Rosalind Brewer

Wal-Mart's grand, green plans to reduce prices

April 30, 2013: 9:01 AM ET

Wal-Mart says it plans to create a sustainability index to track every product it sells, cut $1 billion in costs by 2020 through energy efficiency efforts, and pass the savings on to customers.

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FORTUNE -- Wal-Mart has taken on a massive green project. CEO Mike Duke said, in 2009, that the retailer would build a sustainability index to track the environmental impact for the entire life cycle of every single product it sells. For many reasons, this has been a challenging process.

But soon, consumers will be able to see the payoff, said Rosalind Brewer, CEO of Wal-Mart's Sam's Club division at Fortune's Brainstorm Green Conference in Laguna Niguel, Calif. Wal-Mart (WMT) is looking to launch a pilot system that will offer detailed product sustainability information to consumers within the next 12 months.

That's fine, but will it change consumer behavior? There's evidence that it will, Brewer said, especially for Sam's Club members, who are, in general, more affluent than the average Wal-Mart consumer. Sam's Club customers are willing to spend on premium products such as Greek yogurt, grass-fed beef, and organic milk on a consistent basis, a surprising trend considering the current economic environment.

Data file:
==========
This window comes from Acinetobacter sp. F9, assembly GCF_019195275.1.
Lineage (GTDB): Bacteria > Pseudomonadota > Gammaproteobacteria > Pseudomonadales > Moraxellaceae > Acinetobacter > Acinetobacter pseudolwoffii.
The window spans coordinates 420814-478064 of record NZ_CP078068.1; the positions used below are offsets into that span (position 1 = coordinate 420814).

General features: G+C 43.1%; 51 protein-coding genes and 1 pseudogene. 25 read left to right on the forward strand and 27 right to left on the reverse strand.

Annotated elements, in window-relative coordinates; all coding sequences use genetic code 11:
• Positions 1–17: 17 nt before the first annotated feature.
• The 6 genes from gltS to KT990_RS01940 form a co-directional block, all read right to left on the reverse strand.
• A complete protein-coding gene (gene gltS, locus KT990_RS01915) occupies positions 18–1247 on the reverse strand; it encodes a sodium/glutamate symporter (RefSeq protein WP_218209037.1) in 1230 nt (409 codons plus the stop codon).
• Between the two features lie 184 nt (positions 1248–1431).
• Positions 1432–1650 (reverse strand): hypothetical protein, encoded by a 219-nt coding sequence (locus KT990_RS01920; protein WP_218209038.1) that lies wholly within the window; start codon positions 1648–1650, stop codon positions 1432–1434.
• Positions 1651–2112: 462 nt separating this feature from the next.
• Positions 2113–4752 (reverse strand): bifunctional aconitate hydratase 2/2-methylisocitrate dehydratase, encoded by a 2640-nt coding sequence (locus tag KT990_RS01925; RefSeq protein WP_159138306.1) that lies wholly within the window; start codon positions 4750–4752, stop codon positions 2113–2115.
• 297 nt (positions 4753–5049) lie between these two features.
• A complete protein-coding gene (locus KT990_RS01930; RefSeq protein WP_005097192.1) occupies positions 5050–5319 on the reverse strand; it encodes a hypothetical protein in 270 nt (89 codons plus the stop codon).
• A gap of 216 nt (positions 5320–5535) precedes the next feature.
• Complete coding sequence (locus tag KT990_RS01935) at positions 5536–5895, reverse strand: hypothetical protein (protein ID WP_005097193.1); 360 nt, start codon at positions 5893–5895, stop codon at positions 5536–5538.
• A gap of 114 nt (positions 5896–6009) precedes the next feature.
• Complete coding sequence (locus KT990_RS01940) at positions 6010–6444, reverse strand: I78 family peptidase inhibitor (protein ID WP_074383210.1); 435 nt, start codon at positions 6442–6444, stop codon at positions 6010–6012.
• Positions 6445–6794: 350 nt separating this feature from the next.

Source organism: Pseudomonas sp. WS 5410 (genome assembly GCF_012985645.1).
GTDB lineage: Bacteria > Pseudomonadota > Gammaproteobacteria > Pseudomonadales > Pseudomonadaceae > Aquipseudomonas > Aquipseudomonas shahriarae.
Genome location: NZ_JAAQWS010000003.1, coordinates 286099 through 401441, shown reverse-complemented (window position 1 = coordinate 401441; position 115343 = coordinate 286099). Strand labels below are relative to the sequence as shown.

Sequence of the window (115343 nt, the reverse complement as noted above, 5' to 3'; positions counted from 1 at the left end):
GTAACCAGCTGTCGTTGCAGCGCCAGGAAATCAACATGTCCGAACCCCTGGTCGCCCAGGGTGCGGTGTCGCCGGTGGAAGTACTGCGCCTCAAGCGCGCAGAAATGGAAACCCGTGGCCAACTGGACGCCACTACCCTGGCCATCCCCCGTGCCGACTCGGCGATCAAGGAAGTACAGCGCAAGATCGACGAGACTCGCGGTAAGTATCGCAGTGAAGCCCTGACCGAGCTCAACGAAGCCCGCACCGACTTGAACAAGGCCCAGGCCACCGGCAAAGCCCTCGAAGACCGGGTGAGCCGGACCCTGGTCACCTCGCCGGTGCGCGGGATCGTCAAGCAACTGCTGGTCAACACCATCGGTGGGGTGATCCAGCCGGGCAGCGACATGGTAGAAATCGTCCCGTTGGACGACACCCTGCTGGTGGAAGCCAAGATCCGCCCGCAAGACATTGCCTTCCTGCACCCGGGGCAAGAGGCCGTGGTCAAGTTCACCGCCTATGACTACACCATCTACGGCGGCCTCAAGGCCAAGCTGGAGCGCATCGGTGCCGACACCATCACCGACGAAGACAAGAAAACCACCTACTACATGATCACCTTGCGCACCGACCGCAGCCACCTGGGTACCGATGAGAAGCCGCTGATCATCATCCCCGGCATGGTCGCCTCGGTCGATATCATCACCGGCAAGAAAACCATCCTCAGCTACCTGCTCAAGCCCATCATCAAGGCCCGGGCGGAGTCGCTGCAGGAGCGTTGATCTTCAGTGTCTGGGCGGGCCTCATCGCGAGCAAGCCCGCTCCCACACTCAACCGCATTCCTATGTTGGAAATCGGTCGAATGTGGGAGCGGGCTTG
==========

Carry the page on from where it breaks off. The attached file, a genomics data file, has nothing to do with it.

Granted, consumers still want Wal-Mart and Sam's Club to keep prices down. During Wal-Mart's February 21 earnings report, Brewer said, "Recent traffic patterns of our business members indicate that they are more deliberate in their spending due to macroeconomic factors." Or, in other words, times are still tight.

It will be a while before Wal-Mart can evaluate how its sustainability index will affect sales. But one of the interesting parts of the mega-company's index is how it will apply to projects beyond food. For example, the company wants to increase its energy efficiency in an effort to save $1 billion in costs by 2020, Brewer said, claiming that the company plans to pass on those savings to Wal-Mart and Sam's Club customers.

"We know how important that $40,000-a-year household is," she said. "They should not have to pay more for things that are better for them."

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